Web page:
Skip to main content

Stock take...

I've just realised I've been working full time for three months now. I have never worked full time for this long. That probably sounds strange considering I'm 45 years old, but during the past 27 years of my adulthood I've studied and/or parented babies, so not so surprising really. I'm very grateful to have this job, and to have pretty much walked into a full time job with so much freedom. I have full autonomy in this position, as long as I keep producing the goods.

So, what have I achieved so far? Well, I've put Vision Australia in the north and west of Melbourne in contact with all ten councils in our region, and attended several disability network meetings representing the organisation. I've been offered the vice president role of a board within one of the councils. I've put us in contact with several organisations besides. I've established on new activity out of the centre and have two others in the pipeline. I've taken stock of current client contact, and potential for expansion. I've presented at a university. And so many more incidental activities. I believe I've had a productive three months.

Three months speeds by when you keep yourself occupied. I am aware though that working full time doesn't leave a lot of time, or energy, for doing much else. Besides going to the Van Gogh exhibition earlier this month, I've basically spent most of my weekends on the minimising project. Every Monday without fail I am asked, 'How was your weekend, what did you do?' and every Monday my response usually is, 'I decluttered.' (hmmm, spellcheck doesn't recognise the word 'decluttered', I wonder if that is a reflection of our society's consumerist ideology?). Sometimes I wonder if my life seems boring?

I don't feel bored, but then again, I seriously don't know what feeling bored actually feels like. I've never in all my life - that I can remember - felt bored. Maybe I should feel bored? I don't know. This little uneventful life is just right for me at the moment. I feel content. Possibly that is because all the stress of the past few years has evaporated. I haven't felt this free in a long time. I am feeling very grateful for all of this. For having savings, and cash in my pocket. For having something stimulating where my work is appreciated and not endlessly criticised. Where I don't feel small and as if I am a nuisance. It is a great relief.

So, give me uneventful for now. Give me stability and autonomy. Give me tiredness and sound sleep. Give me a routine. One day I might want more, and then I'll seek more. I'll go to more places and participate more in my community. For now though, I'm content with working during the week and decluttering on the weekend. Listening to novels on my commute. Connecting people. For now not having much to talk about on Monday mornings is enough.


Popular posts from this blog

The symbolism of elephants...

Just recently I've been seeing and noticing elephants everywhere!

A few weeks ago I saw the Samsung Elephant Ad, and watching that led me to watching a video with an elephant painting (seriously, you have to watch it to believe it!).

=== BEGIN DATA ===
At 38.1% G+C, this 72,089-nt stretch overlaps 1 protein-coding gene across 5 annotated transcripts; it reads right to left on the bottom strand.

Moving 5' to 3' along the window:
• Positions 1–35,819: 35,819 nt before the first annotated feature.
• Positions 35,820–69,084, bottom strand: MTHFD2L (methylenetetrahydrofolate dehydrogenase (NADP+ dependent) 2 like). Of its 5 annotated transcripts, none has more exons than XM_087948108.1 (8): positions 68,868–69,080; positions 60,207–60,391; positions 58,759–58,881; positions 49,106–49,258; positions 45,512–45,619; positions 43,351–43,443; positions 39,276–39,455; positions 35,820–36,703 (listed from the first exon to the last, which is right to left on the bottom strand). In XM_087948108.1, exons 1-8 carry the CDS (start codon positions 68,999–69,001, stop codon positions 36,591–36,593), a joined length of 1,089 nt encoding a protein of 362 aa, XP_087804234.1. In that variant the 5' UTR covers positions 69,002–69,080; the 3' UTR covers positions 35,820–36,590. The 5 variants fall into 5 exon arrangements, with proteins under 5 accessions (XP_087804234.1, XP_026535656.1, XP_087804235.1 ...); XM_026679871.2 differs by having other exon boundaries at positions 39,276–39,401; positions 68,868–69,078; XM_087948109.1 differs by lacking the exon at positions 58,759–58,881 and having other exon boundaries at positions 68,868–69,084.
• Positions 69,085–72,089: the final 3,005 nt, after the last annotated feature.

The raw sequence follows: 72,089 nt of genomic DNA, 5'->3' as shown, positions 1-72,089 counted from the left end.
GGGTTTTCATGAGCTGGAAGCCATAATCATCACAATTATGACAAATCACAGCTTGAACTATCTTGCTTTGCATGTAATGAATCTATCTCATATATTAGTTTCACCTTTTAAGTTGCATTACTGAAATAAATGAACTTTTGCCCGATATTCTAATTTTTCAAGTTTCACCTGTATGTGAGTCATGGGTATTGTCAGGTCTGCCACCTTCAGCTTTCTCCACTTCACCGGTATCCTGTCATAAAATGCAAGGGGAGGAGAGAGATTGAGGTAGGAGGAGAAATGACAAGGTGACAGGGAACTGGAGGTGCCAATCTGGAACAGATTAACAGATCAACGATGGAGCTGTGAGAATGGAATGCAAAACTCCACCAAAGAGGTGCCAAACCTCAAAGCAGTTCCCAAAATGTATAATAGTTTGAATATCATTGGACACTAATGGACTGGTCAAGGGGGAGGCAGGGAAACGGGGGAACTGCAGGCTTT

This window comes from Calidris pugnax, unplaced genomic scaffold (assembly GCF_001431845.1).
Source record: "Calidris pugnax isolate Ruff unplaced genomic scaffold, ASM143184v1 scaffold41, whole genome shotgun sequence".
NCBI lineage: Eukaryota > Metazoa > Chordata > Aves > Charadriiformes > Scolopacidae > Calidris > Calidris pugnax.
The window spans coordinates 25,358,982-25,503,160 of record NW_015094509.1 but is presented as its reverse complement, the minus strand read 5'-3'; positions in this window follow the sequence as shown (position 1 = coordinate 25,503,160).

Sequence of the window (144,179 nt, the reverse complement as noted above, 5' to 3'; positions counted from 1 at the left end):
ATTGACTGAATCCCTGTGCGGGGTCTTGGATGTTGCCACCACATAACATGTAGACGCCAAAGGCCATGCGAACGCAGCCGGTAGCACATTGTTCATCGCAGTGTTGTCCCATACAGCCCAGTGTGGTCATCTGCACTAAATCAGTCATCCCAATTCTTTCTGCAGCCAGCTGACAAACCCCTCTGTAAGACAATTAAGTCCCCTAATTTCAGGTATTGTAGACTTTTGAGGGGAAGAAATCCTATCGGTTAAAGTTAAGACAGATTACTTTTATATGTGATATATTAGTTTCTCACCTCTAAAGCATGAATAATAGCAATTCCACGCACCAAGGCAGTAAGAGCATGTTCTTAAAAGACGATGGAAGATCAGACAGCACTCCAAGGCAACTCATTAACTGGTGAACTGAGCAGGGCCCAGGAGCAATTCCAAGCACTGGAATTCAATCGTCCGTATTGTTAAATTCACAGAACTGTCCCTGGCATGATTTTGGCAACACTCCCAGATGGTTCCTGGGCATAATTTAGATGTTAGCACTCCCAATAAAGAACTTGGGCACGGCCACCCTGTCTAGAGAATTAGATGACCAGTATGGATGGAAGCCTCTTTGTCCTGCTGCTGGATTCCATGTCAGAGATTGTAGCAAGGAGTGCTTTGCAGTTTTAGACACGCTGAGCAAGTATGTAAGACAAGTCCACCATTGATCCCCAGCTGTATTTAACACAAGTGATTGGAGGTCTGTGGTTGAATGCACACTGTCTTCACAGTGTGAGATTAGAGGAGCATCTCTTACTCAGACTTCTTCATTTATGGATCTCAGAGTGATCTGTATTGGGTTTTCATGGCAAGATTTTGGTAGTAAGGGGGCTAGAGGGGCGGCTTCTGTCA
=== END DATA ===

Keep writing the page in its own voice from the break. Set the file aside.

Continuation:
Then last night the boys told me they were having a free dress day at school to raise money for 'Mali the Elephant' - who turned out to be a paper maché statue which the children will paint and then show around the council before it comes back to the school to stand outside the performing arts room.

Then this morning I followed a link from Twitter to Toushka Lee's blog and read this post about an elephant orphanage in Sri Lanka.

This morning the Grumpy Old Man did another driving test and unfortunately didn't pass. We've booked his next test and are looking forward to that now. About ten minutes before he walked in the door I saw this poster on Facebook...

At the time, I didn't know if the Grumpy Old Man had been successful or …

Alone... And Stuff...

Do you ever just need to be alone?

As the boys are growing up, we have more times when the house is quiet. The youngest will be asleep. One will be reading, one will be playing on his computer with headphones on, one will be painting and there is stillness.

Sometimes, even that is not enough.

Sometimes I crave being alone, with no possibility of someone suddenly realising they have to tell me something important or ask me a question or even just crash about in the kitchen.

Sometimes I crave S P A C E, lots and lots of space, being able to walk from room to room without encountering another soul.

This is how I felt when I woke up this morning, so instead of getting ready for work, I decided to stay home. Get up, but not go anywhere, no hear the sound of my own voice, or anyone else's.

I think this might just be part of getting older. After a lifetime of chasing after other people and trying not to be alone, my mind and body is full of thoughts, experiences, feelings, and busy-ness …

12 Things Happy People Do Differently - a self-reflection...

A few days ago a Facebook friend posted the above poster on her wall. I believe she got these points from this blog which she enjoys reading, and the bloggers on the Marc and Angel Hack Life blog derived their discussion of these points from this book, available on Amazon - you're welcome! I have to admit, I haven't read the blog or the book I've just mentioned but wanted my readers to have access to the sources of the poster for their own reflective purposes.
The New Year will be upon us in but a few days and I thought this a great opportunity to do a little personal assessment on how I'm playing the happy game. I'm often not very happy at all - I don't need to be happy all the time, let me just say that up front - I personally believe that life is a balancing act and those who seek euphoria often will also often feel desolation because in all things there must be balance. The great riches of the few on this planet come at the personal cost of the many as is …